Fr: Grèbe à bec bigarré
Ang: Pied-billed Grebe
All: Bindentaucher
Esp: Zampullín Picogrueso
Ita: Podilimbo
Nd: Dikbekfuut
Sd: tjocknäbbad dopping


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Pied-billed Grebe, Podilymbus podiceps

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Family Podicipedidae

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Pied-billed Grebe
Podilymbus podiceps

Podicipediformes Order – Podicipedidae Family

The Pied-billed Grebe of genus Podilymbus is today the sole member of this group, following the extinction of the Atitlan Grebe, the second member of this genus.
The Pied-billed Grebe is restricted to the Americas, from Alaskan coasts, Canada and USA, through some Caribbean islands and S to South America. The northern populations are migratory.
It is often solitary and less sociable than other grebes. Rarely seen in flight and secretive while breeding, it is nevertheless very territorial during the nesting period.  
This species feeds on a variety of aquatic prey including small fish, crustaceans and insects.
The nest is a floating structure anchored to aquatic plants in shallow water, and both adults share the nest-building and the nesting duties.    

The Pied-billed Grebe is threatened by degradation and destruction of wetlands, poisoning, accidental shooting and egg-collection. The population trend is generally stable and the species is not globally threatened.

Length: 30-38 cm
Wingspan: 45-62 cm
Weight: 339-458 g

The Pied-billed Grebe in breeding plumage has dark brownish upperparts with rather greyish-buff neck sides and flanks. We can see a conspicuous black patch on chin and throat with whitish outlining. The black patch is sharper in males, with the black extending up to the malar area. The short tail is pointed.
On the underparts, lower breast, belly and underwing are pale buffy-white, but the undertail-coverts are white. 

The head is dark brownish with paler head sides.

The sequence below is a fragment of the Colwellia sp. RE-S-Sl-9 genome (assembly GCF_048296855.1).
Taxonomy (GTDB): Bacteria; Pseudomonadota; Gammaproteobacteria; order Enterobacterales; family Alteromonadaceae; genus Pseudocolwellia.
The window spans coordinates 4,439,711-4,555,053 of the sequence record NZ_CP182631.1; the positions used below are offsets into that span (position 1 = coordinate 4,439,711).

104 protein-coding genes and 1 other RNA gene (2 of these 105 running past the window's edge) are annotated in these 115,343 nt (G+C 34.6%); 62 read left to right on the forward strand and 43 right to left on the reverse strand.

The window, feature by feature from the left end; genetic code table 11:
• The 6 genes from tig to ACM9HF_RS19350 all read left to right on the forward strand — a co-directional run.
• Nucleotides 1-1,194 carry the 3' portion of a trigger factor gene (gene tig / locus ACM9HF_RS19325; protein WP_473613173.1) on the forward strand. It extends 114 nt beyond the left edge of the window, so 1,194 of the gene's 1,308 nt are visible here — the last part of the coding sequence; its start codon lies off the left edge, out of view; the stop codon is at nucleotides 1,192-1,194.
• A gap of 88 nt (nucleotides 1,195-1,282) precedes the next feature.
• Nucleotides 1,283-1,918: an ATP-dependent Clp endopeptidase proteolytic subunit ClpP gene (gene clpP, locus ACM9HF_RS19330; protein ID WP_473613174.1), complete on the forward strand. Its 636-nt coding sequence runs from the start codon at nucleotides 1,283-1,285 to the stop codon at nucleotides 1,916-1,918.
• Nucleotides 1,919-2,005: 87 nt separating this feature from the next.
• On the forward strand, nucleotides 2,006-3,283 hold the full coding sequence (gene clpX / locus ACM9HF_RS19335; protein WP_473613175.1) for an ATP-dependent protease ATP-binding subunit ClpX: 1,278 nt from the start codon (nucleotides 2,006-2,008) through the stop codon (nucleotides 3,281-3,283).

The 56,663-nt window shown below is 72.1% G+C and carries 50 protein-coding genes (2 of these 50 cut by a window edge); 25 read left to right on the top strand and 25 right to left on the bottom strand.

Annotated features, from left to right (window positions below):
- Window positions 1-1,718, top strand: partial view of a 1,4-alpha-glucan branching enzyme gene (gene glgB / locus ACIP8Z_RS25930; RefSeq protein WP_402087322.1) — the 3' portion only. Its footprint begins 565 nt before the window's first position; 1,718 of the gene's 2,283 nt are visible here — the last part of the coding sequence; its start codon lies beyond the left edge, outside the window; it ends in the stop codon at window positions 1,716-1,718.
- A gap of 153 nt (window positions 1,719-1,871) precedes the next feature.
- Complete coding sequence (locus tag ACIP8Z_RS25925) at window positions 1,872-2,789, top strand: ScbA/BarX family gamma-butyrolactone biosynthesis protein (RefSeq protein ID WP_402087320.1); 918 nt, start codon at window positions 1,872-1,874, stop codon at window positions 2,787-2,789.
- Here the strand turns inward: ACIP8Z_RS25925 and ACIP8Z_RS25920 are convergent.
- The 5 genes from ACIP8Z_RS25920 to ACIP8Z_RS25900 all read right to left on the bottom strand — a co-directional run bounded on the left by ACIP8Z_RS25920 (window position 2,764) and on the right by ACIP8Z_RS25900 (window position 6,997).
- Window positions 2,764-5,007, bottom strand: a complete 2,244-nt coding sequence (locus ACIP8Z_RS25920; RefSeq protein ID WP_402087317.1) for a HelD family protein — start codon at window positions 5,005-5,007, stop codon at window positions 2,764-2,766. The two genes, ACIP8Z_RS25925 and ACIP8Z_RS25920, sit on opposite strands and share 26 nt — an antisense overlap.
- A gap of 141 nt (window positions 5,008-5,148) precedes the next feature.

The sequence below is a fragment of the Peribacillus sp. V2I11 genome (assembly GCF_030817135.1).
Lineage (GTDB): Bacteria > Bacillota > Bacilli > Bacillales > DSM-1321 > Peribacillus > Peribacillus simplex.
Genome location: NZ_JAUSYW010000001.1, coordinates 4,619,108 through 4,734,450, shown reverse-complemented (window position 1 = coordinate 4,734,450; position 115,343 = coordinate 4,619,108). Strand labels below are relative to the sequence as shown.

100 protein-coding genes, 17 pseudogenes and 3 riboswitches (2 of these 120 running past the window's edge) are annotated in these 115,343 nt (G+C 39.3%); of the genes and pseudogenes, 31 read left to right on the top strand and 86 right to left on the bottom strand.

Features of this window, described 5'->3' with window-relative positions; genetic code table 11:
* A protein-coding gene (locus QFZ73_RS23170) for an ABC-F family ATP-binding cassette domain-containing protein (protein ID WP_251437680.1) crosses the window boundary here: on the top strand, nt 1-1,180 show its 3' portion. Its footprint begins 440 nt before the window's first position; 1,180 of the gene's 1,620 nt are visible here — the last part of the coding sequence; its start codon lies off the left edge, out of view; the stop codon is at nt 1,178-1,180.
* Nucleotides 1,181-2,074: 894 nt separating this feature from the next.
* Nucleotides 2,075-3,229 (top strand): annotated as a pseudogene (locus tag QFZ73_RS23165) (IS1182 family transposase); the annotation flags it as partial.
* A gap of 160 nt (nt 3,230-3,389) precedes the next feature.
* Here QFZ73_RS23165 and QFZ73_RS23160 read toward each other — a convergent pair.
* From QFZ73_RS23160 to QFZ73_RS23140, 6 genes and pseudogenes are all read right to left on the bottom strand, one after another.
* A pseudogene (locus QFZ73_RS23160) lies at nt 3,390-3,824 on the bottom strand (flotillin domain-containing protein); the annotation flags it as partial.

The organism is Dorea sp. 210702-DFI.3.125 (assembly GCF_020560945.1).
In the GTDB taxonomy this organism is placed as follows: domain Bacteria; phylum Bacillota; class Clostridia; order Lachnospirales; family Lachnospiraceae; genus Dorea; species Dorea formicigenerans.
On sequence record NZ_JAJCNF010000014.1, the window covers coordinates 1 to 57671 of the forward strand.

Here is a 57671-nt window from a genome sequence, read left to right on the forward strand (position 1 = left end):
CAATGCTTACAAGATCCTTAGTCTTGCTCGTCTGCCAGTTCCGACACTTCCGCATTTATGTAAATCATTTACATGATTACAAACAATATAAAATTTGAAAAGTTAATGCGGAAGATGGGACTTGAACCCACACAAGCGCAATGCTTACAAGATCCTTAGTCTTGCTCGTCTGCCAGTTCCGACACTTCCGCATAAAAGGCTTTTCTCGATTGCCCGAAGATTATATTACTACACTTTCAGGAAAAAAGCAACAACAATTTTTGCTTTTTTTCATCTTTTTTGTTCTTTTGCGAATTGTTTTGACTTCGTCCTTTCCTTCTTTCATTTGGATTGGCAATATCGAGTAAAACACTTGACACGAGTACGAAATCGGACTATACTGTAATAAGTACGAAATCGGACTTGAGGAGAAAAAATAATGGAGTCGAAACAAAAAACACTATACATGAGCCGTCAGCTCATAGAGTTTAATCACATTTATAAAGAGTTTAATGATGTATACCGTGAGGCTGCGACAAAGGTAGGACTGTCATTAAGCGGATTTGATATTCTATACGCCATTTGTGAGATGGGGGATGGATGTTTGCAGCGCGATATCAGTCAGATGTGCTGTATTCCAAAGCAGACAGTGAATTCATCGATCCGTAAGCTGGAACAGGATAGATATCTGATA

The short, thick bill is laterally compressed with decurved tip forming a slight hook. It is bluish-white with conspicuous black vertical bar. The eyes are dark brown surrounded by bluish-white eyering and lores are similar. Legs and lobbed feet are blue-grey.   

Male and female are similar, but the male is larger overall, with heavier bill.

The non-breeding adult has pale throat. The upperparts are like in breeding plumage, but neck sides and flanks are reddish-brown. The bill is mostly flesh-coloured, without black markings, although some individuals may show a more or less faded black band in winter.

The juvenile resembles non-breeding adult, but there are some dark brown and white markings on head sides, usually until late winter.
The bill is dull orange-red, but it lacks the black bar. The cutting edges of both mandibles are black.     

The Pied-billed Grebe has three subspecies.
P.p. antillarum is found in Greater and Lesser Antilles.
P.p. podiceps (described above) is found in S and C Canada S to Panama. It winters in S USA, C America and West Indies.
P.p. antarcticus is found in S America, from E Panama, S to SC Chile and SC Argentina.
This race is larger, but all races are very similar overall.

The Pied-billed Grebe breeds in freshwater ponds and lakes, often shallow, stagnant fresh waters and slow-flowing stretches of rivers. It is less present in brackish waters. Emergent or aquatic vegetation is required for nesting.
During winter, it also frequents wet habitats, as long as the water is not frozen.
This species often breeds up to 3,100 metres of elevation in E Andes of Colombia.
On migration and outside breeding season, it can be found on more open waters, including estuaries and coastal bays, and brackish coastal waters.

The Pied-billed Grebe gives series of hollow notes “cow-cow-cow-cow-cow-cow, cowp, cowp, cowp” slowing down towards the end.
During courtship and territorial behaviour, both adults use vocalizations and visual displays to communicate. A pair may perform duets during courtship.
The song varies from series of “wup-whut, kuk” calls continually increasing, to a “cow” followed by high-pitched “kuk” and lower-pitched “kow”.